“St. Paul,” with his “sincere heart but mistaken mind,” could use but one argument to prove that “the day of the Lord” might not “come” at any time, but the arguments of “modern Christianity” might be multiplied till the “world would not contain the books that should be written.”HST January 24, 1844, page 191.8

    Our “confidence” is so inveterate, our “mistake” so incurable, that these “considerations” rather excite our pity than anything else for those who use them. To us they are “useless,” entirely “useless”HST January 24, 1844, page 191.9

    “The book of time” which we know God has written, and written for us, and to which an apostle has told us “we do well that we take heed” his several chapters in “the main record” before the “introduction of christianity.” To say nothing of the one which speaks of “the days before the flood,” and “the time” connected with it, or of another chapter which speaks of the “time” of the famine of Egypt,—of a third which treats of the “time” of the sojourning of the children of Israel in the land of Egypt—or of a fourth, omitting some others, which speaks of the 70 years captivity, all of which are familiar cases, there is one chapter of a most interesting and important character, intimately connected with the “introduction of christianity,” and so connected also with the “time” included in the remaining chapters, that its fulfilment makes sure the great point that “at the time appointed the end shall be.” And no “argument” or “considerations” yet presented by the able and active champions of “modern Christianity” have shaken, in the least, our confidence that it will come as “the Chronology of Mr. Miller” has from the first supposed, “about the year 1843.” This book of time does not agree with the old book, and we can have no confidence in it.HST January 24, 1844, page 191.10

    Concluded in our next.HST January 24, 1844, page 191.11

    Letter from Mr. Miller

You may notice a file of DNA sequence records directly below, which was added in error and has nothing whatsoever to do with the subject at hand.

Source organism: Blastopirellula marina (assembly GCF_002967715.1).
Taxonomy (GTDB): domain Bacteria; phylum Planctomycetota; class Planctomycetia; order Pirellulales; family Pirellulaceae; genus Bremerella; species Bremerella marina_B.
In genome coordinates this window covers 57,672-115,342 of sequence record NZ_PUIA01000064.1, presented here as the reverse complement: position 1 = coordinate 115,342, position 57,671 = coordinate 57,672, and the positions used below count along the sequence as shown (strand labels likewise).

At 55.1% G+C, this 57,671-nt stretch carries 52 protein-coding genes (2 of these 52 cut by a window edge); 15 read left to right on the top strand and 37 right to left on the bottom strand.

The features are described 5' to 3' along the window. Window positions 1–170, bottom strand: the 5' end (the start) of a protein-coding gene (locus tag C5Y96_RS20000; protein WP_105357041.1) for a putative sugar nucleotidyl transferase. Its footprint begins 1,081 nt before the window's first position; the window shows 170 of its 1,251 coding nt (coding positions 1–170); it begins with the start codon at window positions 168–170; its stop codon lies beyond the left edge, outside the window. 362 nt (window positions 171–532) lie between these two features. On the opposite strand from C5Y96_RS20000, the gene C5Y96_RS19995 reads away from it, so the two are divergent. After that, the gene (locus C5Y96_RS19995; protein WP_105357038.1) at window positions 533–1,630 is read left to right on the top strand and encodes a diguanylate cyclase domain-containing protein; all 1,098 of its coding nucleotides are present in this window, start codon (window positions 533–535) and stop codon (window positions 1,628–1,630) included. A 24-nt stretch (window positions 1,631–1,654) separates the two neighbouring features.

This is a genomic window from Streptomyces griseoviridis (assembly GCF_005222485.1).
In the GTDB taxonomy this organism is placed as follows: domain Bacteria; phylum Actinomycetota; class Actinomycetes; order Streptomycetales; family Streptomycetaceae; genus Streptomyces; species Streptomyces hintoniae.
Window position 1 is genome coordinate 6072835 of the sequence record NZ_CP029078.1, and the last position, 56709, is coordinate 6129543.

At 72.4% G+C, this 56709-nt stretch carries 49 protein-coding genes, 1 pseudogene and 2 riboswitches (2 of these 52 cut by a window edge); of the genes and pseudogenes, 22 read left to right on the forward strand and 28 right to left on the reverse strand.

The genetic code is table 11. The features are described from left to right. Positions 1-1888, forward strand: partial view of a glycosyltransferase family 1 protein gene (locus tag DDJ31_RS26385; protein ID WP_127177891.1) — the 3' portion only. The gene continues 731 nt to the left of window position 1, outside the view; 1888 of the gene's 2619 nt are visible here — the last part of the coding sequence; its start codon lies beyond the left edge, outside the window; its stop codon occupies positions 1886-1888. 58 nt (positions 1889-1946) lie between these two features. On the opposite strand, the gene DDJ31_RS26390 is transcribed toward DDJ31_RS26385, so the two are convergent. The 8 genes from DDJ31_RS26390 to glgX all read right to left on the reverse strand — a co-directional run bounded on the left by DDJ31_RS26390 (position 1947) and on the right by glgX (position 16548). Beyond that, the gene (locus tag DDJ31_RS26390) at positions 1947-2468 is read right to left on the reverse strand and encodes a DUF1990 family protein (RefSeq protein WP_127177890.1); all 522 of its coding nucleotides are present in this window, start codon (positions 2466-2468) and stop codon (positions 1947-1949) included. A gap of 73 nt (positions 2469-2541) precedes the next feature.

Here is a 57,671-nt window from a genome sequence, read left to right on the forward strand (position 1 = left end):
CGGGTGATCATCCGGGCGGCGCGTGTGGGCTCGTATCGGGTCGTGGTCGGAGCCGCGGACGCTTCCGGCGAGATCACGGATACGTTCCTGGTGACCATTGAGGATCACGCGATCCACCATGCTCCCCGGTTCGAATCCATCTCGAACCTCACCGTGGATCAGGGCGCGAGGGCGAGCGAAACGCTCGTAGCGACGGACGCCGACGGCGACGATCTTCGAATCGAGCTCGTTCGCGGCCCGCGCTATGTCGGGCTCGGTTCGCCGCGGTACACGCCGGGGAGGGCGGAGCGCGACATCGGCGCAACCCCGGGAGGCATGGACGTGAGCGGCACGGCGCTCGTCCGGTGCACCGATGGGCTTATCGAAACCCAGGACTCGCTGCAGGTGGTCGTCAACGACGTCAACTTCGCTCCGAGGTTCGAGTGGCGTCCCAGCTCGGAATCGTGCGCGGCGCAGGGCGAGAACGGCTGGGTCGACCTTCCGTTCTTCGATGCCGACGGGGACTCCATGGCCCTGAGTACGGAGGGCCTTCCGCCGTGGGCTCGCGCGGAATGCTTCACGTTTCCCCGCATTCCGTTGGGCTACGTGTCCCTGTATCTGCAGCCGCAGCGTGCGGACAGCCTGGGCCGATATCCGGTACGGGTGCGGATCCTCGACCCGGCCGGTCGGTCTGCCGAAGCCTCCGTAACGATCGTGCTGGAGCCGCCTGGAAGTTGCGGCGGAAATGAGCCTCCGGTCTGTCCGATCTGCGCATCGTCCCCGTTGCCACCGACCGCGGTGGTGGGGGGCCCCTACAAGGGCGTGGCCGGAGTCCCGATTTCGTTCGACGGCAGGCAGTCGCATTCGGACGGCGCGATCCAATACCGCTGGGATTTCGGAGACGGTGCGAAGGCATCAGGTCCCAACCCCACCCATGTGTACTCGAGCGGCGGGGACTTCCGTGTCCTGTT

Dear Bro. Himes:—I am now, January 8th, 1844, at my home in Low Hampton, after an absence of about nine weeks. The first place I visited was Rochester. Here I found the Second Advent cause very prosperous, under the labors of Bro. Barry, and a number of choice lay brethren. I tarried about eight days at this time, and four or five on my return home. The Lord was with us, and many souls, as we hoped, were converted to God, and many more comforted by the truth, and rejoiced to learn that Jesus was at the door. There is apparently no wavering in our brethren in Rochester. They believe that Christ will come this year, and they say it will be this year until he comes. Amen! So say all. The regular clergy, with but few exceptions, were out against us, crying peace and safety. Dr. Whitehouse, of the Episcopal church, preached an excellent good sound Advent discourse on the last Sabbath of the year 1843, and warmly admonished his people to be ready, for the coming of Christ was at the door. A few more such men as Dr. Whitehouse, would take off the stigma in part attached to the D. D.’s in this country. One of the D. D.’s in Rochester, Mr. Lucky, of the Methodist church, wrote a pamphlet against Millerism, called his lords and ladies into the house of the Lord, made a great feast of oysters and other picknics, Belshazzer like, drank their coffee and tea, and eat their costly delicaces, & sold their ice cream and sweet meats, and his pamphlet against the second advent of the dear Savior. The night before I left, another of the reverend gentlemen had his picnic feast at a public house or hall, and sold as above his tickets, ice cream, and sweetmeats. I was happy to hear that some of the churches of the different sects did not approve of such Babylonian feasts; and I do hope in my soul, that not all of these sectarian churches will be found “eating and drinking with the drunken” when Christ shall come. I am astonished that these reverend gentlemen do not see themselves in the glass of God’s word; and I would recommend them to read Luke 14:12-14. Matthew 24:48-51. Luke 13:25-28. 2 Peter 2:1-3. Jude 10. to 21. These are the last times surely.HST January 24, 1844, page 191.12